Representatives from Southeastern assist with the Families Feeding Families program in Durant
DURANT, Okla. – Giving back to the community is a phrase that is used frequently in this day and age. Southeastern Oklahoma State University has been a proud member of the Durant community for more than 100 years, and the University understands the importance of community involvement.
In his role as assistant vice president for academic affairs and instruction, Dr. Bryon Clark, tracks Southeastern’s civic engagement efforts, and in doing so, has collected some impressive numbers.
According to Clark, during the 2010-2011 academic year, more than 760 individuals from Southeastern (students-faculty-staff) completed, collectively, approximately 30,000 hours of community service activity.
And while those may be impressive numbers, Clark points to another figure – 28,495 – the estimated number of individuals who were served through the University’s involvement – as the most important statistic of all.
Southeastern president Larry Minks is well aware of these volunteer efforts, and has witnessed many of the efforts first-hand.
“We emphasize to our students the responsibility they have to be productive citizens,” Minks said. “This includes being an active participant both on and off campus and contributing to the betterment of society. At Southeastern, we are fortunate to have a culture among our students, faculty and staff that fosters assistance to those in need. Our campus community understands that they can make a difference in the lives of others, and this is reflected by their willingness to volunteer their time and effort in meaningful ways.”
In the past, assistance has been provided by the Southeastern family in times of disaster – tornadoes, fires, etc., -- but there are also ongoing efforts such as blood drives, the Martin Luther King Jr. Day of Service, American Cancer Society Relay for Life, volunteer income tax assistance program, theatrical workshops, tutoring, and Special Olympics, to name just a few.
Another well-known program that Southeastern has been involved with in Durant is “Families Feeding Families (FFF).”
This program was founded in 2003 by Tish Burkhalter, her husband Brian and their children, with the support of the community.
FFF is a working kitchen providing daily hot meals at no cost to those in need.
Tish, a Durant High School and Southeastern graduate (’10), took over FFF after her husband became ill in 2009 and became director in 2010. She was recognized for her efforts with the 2009 Frank Newman Leadership Award, which honors outstanding civic leadership.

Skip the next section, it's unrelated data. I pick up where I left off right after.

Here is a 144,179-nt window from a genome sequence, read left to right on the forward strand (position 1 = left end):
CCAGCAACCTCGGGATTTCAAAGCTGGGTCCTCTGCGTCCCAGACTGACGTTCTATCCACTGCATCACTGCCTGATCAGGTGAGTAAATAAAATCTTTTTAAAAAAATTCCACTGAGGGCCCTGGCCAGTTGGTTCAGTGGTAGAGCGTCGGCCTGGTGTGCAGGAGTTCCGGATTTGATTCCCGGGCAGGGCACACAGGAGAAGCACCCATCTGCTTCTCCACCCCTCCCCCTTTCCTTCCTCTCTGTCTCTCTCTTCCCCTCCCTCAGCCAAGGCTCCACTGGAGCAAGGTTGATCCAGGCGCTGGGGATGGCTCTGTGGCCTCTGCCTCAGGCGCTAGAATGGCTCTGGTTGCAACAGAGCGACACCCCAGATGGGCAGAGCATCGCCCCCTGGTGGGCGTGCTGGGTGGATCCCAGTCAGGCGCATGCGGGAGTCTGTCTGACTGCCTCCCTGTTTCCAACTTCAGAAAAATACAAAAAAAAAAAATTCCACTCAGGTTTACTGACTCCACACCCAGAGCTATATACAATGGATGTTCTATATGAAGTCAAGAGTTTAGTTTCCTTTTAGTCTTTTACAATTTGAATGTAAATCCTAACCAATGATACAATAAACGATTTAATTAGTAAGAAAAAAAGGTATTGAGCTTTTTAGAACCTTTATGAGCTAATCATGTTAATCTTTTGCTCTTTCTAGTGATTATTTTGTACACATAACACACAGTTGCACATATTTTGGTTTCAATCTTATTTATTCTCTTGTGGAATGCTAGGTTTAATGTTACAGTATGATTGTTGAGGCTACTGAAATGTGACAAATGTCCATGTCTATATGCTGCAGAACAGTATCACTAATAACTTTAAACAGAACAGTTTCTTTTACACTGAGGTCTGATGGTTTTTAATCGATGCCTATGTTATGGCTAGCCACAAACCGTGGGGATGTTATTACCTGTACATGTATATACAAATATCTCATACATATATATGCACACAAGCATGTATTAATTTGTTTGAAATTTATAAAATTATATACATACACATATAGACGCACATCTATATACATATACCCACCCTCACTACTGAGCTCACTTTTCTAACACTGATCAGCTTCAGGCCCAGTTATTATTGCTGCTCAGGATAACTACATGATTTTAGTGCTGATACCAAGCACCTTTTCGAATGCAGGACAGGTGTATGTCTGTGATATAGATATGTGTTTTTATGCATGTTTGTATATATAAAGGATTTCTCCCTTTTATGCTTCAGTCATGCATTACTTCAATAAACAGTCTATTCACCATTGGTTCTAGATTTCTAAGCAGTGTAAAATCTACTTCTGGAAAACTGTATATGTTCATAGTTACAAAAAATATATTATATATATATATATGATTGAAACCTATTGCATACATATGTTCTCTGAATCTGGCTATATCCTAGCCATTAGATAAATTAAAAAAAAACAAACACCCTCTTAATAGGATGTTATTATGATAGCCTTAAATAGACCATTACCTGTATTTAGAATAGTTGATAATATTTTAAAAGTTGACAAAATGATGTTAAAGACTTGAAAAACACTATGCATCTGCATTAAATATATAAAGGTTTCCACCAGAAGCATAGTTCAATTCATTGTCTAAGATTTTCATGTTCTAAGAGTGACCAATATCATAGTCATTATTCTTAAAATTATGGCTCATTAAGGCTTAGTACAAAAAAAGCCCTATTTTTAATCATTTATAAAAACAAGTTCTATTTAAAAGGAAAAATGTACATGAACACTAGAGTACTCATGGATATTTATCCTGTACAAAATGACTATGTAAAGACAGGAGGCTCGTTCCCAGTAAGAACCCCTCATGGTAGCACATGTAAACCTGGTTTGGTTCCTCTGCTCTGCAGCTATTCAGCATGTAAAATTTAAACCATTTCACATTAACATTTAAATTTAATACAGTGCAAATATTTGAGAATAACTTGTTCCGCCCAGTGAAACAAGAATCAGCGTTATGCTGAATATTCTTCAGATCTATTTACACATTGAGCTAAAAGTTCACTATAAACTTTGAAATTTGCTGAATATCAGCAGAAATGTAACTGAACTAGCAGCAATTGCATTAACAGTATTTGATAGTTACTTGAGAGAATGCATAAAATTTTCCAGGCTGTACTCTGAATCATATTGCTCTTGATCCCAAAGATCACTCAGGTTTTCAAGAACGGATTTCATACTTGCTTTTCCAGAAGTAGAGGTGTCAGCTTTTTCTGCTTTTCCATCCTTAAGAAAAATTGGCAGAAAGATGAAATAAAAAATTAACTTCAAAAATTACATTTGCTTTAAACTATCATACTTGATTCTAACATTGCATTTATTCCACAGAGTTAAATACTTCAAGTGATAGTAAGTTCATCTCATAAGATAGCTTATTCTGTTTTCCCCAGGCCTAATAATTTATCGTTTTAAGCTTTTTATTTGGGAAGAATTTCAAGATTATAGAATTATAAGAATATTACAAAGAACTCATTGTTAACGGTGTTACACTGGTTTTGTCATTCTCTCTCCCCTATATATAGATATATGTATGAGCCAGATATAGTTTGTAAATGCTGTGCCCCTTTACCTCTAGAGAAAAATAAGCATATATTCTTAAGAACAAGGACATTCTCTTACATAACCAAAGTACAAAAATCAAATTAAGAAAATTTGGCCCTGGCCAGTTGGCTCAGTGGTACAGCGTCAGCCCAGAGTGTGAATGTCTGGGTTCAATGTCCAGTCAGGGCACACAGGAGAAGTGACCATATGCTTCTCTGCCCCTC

“This is a way of life for our family,’’ she said. “We believe in serving in every aspect of our lives. We believe in the importance of providing and assisting as the need arises.
“Southeastern has become an active participant with the Families Feeding Families community kitchen program,” Burkhalter said. “Various groups, classes, University students and faculty have integrated Families Feeding Families and the Hope Chest community closet volunteer opportunities into individual class schedules.
“The University is active not only in physical volunteering, but also in opportunities regarding various donation needs such as food and clothing.”
Families Feeding Families acts as a clearinghouse through which the food industry and community may donate food and other goods. FFF strives to provide nourishment for the physical hunger people experience, as well as the emotional and spiritual hungers so many people experience on a regular basis.
The FFF kitchen is located in the former George Washington Elementary School, 314 East Main Street in Durant. It is open for dinner between 4:30-6 p.m. Monday through Friday. The menu includes a main course with a vegetable or two, bread and desserts or cookies and drinks each evening.
Southeastern’s Dr. Charla Hall, professor of psychology, is also very involved in the Families Feeding Families program.
“I take a group from Southeastern to serve and clean up at Families Feeding Families on the second Tuesday of every month,” Hall said. “I have been doing this for about three years. Groups vary from month to month, and have included academic departments, student organizations, the President’s office, and some of my classes.
“Many times it is a mixture of staff, faculty, students, alumni and family members. This is my favorite because people with different connections to the University have an opportunity to work with one another while making a difference in our larger community.”
Other programs include Food 4 Kids supplemental food program; Back 2 School Backpack program; and the Gideon’s Gift Christmas Adoption program.
-Southeastern Oklahoma State University
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